The stories shared by the LGBT community can be heard from all across the world, televisions, to your very own hometown. Much of the struggle is not heard because of the split political parties. The word “love” was soon weaponized as a political tool for both sides. So I decided to travel to New Orleans to meet with William Harris to get his personal story. Will, a 19-year-old boy who grew up in Mississippi will share some of his experiences growing up as a gay teen in the South.
Will and I sat down over coffee to expand a bit on his past. I could see some anxiousness in his presence as he sat down. He was about 6’4, tall; skinny and had one earing dangling. I started off by asking the broader question of when he realized he was gay.
“It’s like asking a kid when he learned to love? The minute we are taught to love, we ascribe this feeling to people and things. So the real question is at what age did I learn to love? I felt these feelings around the third grade.”
I asked Will to expand on what he exactly meant by saying love was the main focus. Will seemed very intrigued and enthusiastic to explain. He explained to me that most people who do not understand the perspective of a gay are so ready to dismiss them as a human. He told me the one human quality we all can relate to is love. I moved on to ask if coming out made it any easier for the life of a teenager.
Will laughed and said, “You know the saying they tell you, love has no boundaries. However, they forget to tell you that there is also tough love. I was switched from schools once I publicly came out. I lost several friends. The mental scar of being told something is wrong with you but you can’t fix it. Coming out was a huge relief but that was only the beginning.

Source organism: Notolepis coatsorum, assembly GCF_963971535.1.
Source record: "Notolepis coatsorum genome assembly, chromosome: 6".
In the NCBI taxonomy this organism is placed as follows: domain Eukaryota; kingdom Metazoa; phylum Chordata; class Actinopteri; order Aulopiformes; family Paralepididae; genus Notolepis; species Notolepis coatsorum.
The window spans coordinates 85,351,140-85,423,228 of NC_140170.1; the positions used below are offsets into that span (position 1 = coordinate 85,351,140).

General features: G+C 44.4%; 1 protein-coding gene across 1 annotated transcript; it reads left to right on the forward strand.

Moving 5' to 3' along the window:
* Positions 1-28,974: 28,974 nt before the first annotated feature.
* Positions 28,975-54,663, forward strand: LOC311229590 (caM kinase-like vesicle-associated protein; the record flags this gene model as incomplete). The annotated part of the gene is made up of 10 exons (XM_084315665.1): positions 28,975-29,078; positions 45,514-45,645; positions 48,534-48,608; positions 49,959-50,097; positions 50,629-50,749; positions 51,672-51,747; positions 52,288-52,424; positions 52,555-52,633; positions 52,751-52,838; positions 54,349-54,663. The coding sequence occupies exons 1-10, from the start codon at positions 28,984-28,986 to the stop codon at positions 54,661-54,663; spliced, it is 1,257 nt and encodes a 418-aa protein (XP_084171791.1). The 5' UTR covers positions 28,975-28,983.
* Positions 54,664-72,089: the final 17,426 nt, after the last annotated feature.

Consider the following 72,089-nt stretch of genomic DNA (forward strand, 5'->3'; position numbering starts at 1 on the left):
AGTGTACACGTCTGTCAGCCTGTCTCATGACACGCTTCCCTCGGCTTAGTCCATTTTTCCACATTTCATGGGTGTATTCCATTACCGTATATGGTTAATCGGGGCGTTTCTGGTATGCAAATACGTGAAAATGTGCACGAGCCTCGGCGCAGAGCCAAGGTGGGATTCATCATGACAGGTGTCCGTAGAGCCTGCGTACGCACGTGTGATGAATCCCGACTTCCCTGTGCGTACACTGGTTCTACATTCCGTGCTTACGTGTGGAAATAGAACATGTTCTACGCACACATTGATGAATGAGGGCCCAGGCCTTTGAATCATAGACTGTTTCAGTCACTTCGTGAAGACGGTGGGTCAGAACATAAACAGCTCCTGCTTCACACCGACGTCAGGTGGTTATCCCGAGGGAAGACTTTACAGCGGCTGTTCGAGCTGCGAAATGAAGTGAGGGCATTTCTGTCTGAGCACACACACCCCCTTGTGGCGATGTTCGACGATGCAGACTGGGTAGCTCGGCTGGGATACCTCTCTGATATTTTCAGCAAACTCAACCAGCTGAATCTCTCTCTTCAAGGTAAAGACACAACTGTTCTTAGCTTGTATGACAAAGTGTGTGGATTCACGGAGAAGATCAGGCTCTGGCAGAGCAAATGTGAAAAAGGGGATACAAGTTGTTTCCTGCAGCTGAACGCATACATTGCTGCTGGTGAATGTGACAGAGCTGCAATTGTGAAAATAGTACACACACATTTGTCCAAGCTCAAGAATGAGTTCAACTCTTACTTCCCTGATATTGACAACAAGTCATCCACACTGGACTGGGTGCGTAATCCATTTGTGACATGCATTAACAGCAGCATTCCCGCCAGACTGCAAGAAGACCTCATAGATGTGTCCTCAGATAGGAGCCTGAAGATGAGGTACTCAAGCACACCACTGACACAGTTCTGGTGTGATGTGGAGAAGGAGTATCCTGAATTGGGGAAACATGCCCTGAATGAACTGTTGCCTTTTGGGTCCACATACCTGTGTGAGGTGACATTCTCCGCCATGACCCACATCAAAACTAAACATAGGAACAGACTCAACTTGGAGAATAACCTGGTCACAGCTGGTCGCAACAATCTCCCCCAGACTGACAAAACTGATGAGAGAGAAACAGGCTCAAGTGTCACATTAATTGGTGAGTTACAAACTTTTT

I asked Will to share if some of his classmates ever went out of their way to bully him or out of their way to support him. He shared that while he endured many laughs throughout high school he did make one friend, Jackie. His coming out helped him connect with someone else like him and offer him support. I was told off tape the cruelty acts he had to suffer through and was asked not to mention them in our discussion. The things I took from his story did lead me to believe high school can be a very cruel place.
While gays are much more commonly accepted in this day and age it is still taboo in many parts of the world. The South being one of the more taboo regions over the North, I asked Will to share his experience. Were there any main differences in the South?
Will shook his head sarcastically and said, “Laughs, giggles, pointing, shouting slurs, or even getting physical. I would say a good example is the race relations in the South. While this occurred almost 60 years ago there is still tension today. Gay rights are nearly a decade old, there is still much work to be done.”
To wrap up my interview with Will I asked if he had any personal words or inspiration for the younger gay youth. I asked him to say just one thing he wishes someone had told him.
Will paused for a second and took a breath. He anxiously responded, “It’s okay to be gay. It’s okay for boys to wear pink. It’s okay for girls to wear blue. It’s okay to be yourself. Just always do what makes you happy.”